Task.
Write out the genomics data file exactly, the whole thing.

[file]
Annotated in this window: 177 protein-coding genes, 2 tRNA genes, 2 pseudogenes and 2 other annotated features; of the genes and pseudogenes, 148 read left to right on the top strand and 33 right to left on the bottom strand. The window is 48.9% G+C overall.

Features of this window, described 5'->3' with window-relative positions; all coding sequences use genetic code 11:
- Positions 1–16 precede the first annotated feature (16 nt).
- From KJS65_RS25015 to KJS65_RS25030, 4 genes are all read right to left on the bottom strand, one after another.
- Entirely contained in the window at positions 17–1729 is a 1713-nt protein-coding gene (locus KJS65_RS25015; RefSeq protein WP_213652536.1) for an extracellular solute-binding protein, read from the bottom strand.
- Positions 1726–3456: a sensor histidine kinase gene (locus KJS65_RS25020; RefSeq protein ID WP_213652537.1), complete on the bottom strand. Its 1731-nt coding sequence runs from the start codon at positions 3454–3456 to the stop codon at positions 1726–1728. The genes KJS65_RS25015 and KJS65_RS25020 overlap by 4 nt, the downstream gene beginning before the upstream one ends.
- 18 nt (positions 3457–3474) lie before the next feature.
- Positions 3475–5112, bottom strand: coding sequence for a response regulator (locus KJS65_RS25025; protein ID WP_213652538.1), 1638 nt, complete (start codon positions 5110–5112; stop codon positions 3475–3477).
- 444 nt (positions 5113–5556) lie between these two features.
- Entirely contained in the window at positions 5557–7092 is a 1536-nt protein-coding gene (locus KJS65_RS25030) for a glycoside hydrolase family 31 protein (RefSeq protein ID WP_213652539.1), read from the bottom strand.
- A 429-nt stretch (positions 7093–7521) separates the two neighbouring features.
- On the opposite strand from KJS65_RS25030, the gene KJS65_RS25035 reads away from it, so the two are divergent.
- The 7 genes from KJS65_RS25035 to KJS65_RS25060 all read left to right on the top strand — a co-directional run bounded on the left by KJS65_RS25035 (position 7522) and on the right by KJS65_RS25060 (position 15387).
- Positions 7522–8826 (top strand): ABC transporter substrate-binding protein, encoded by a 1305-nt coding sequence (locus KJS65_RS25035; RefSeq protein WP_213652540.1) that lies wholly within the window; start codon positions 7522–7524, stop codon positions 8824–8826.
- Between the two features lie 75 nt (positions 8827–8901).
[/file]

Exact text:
Annotated in this window: 177 protein-coding genes, 2 tRNA genes, 2 pseudogenes and 2 other annotated features; of the genes and pseudogenes, 148 read left to right on the top strand and 33 right to left on the bottom strand. The window is 48.9% G+C overall.

Features of this window, described 5'->3' with window-relative positions; all coding sequences use genetic code 11:
- Positions 1–16 precede the first annotated feature (16 nt).
- From KJS65_RS25015 to KJS65_RS25030, 4 genes are all read right to left on the bottom strand, one after another.
- Entirely contained in the window at positions 17–1729 is a 1713-nt protein-coding gene (locus KJS65_RS25015; RefSeq protein WP_213652536.1) for an extracellular solute-binding protein, read from the bottom strand.
- Positions 1726–3456: a sensor histidine kinase gene (locus KJS65_RS25020; RefSeq protein ID WP_213652537.1), complete on the bottom strand. Its 1731-nt coding sequence runs from the start codon at positions 3454–3456 to the stop codon at positions 1726–1728. The genes KJS65_RS25015 and KJS65_RS25020 overlap by 4 nt, the downstream gene beginning before the upstream one ends.
- 18 nt (positions 3457–3474) lie before the next feature.
- Positions 3475–5112, bottom strand: coding sequence for a response regulator (locus KJS65_RS25025; protein ID WP_213652538.1), 1638 nt, complete (start codon positions 5110–5112; stop codon positions 3475–3477).
- 444 nt (positions 5113–5556) lie between these two features.
- Entirely contained in the window at positions 5557–7092 is a 1536-nt protein-coding gene (locus KJS65_RS25030) for a glycoside hydrolase family 31 protein (RefSeq protein ID WP_213652539.1), read from the bottom strand.
- A 429-nt stretch (positions 7093–7521) separates the two neighbouring features.
- On the opposite strand from KJS65_RS25030, the gene KJS65_RS25035 reads away from it, so the two are divergent.
- The 7 genes from KJS65_RS25035 to KJS65_RS25060 all read left to right on the top strand — a co-directional run bounded on the left by KJS65_RS25035 (position 7522) and on the right by KJS65_RS25060 (position 15387).
- Positions 7522–8826 (top strand): ABC transporter substrate-binding protein, encoded by a 1305-nt coding sequence (locus KJS65_RS25035; RefSeq protein WP_213652540.1) that lies wholly within the window; start codon positions 7522–7524, stop codon positions 8824–8826.
- Between the two features lie 75 nt (positions 8827–8901).